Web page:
Tuesday, October 20, 2009

Top ten books of Russia

James Meek worked in Moscow as a foreign correspondent for the Guardian from 1991 to 1999, and has won several awards (including Foreign Correspondent of the Year) for his reporting from Iraq and Guantanamo.

His books include the novels We Are Now Beginning Our Descent and the Booker-longlisted The People's Act of Love, which is set in Siberia in 1919 and tells the story of an obscure Christian sect and a stranded regiment of Czech soldiers.

In 2005 he named his top ten books of Russia for the Guardian. One title on the list:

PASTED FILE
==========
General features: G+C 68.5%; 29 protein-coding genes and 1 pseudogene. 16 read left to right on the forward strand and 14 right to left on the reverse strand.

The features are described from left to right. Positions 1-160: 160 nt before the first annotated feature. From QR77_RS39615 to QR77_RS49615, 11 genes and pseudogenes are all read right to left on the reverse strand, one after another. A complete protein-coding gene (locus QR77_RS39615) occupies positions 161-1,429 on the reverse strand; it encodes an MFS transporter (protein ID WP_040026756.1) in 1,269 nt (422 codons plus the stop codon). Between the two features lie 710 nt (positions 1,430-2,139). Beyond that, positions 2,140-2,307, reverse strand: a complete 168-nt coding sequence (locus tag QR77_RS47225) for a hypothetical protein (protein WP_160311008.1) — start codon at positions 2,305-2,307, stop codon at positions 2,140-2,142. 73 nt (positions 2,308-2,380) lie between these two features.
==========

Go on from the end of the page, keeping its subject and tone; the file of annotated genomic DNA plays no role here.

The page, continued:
Dead Souls, by Nikolai Gogol, 1842

A novel of comedy and shame.

"Chichikov saw that the old woman was far from grasping the issue, and that he needed to make it clear. In a few words he explained that the transfer, or purchase, would take place only on paper and that the souls would be registered as if they were living.
'And what good are they to you?' asked the old woman, her eyes bulging.
'That's my business.'
'But, really, all the same, they're dead.'
'Who said they were alive? You're losing money because they're dead: you're still paying for them, and I'm offering to rid you of all these bills and bother. Do you understand? Not just rid you, but give you 15 roubles into the bargain. Is that clear?'
'Really, I'm not sure," said the proprietress hesitantly. "I've never sold dead people before, you know.'"
Read about all ten titles on Meek's list.

--Marshal Zeringue